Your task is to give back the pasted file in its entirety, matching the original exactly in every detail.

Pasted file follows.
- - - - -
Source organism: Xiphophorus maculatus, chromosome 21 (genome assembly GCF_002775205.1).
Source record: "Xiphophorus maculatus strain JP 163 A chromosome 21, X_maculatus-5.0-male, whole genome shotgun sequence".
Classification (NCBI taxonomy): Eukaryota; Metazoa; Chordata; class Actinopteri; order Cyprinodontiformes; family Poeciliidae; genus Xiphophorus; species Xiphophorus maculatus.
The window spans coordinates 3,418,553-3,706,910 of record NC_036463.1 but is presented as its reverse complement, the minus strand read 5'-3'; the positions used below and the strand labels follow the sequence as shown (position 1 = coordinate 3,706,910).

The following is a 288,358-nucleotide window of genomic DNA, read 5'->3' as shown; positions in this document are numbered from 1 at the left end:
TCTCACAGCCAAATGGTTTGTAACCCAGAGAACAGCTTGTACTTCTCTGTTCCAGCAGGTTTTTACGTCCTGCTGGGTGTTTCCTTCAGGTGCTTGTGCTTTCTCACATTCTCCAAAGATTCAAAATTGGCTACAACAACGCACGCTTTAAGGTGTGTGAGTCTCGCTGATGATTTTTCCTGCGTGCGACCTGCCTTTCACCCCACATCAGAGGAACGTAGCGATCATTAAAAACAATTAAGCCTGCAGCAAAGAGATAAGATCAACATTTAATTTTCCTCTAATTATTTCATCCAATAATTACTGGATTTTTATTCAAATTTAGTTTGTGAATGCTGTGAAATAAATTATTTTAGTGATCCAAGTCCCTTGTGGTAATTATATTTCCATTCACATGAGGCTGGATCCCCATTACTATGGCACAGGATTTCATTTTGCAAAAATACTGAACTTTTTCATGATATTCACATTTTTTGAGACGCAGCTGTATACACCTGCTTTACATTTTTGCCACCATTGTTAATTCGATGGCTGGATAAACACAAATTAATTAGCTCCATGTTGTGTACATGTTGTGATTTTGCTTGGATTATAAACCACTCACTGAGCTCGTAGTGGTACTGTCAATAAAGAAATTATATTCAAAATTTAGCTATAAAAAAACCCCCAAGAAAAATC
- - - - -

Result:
Source organism: Xiphophorus maculatus, chromosome 21 (genome assembly GCF_002775205.1).
Source record: "Xiphophorus maculatus strain JP 163 A chromosome 21, X_maculatus-5.0-male, whole genome shotgun sequence".
Classification (NCBI taxonomy): Eukaryota; Metazoa; Chordata; class Actinopteri; order Cyprinodontiformes; family Poeciliidae; genus Xiphophorus; species Xiphophorus maculatus.
The window spans coordinates 3,418,553-3,706,910 of record NC_036463.1 but is presented as its reverse complement, the minus strand read 5'-3'; the positions used below and the strand labels follow the sequence as shown (position 1 = coordinate 3,706,910).

The following is a 288,358-nucleotide window of genomic DNA, read 5'->3' as shown; positions in this document are numbered from 1 at the left end:
TCTCACAGCCAAATGGTTTGTAACCCAGAGAACAGCTTGTACTTCTCTGTTCCAGCAGGTTTTTACGTCCTGCTGGGTGTTTCCTTCAGGTGCTTGTGCTTTCTCACATTCTCCAAAGATTCAAAATTGGCTACAACAACGCACGCTTTAAGGTGTGTGAGTCTCGCTGATGATTTTTCCTGCGTGCGACCTGCCTTTCACCCCACATCAGAGGAACGTAGCGATCATTAAAAACAATTAAGCCTGCAGCAAAGAGATAAGATCAACATTTAATTTTCCTCTAATTATTTCATCCAATAATTACTGGATTTTTATTCAAATTTAGTTTGTGAATGCTGTGAAATAAATTATTTTAGTGATCCAAGTCCCTTGTGGTAATTATATTTCCATTCACATGAGGCTGGATCCCCATTACTATGGCACAGGATTTCATTTTGCAAAAATACTGAACTTTTTCATGATATTCACATTTTTTGAGACGCAGCTGTATACACCTGCTTTACATTTTTGCCACCATTGTTAATTCGATGGCTGGATAAACACAAATTAATTAGCTCCATGTTGTGTACATGTTGTGATTTTGCTTGGATTATAAACCACTCACTGAGCTCGTAGTGGTACTGTCAATAAAGAAATTATATTCAAAATTTAGCTATAAAAAAACCCCCAAGAAAAATC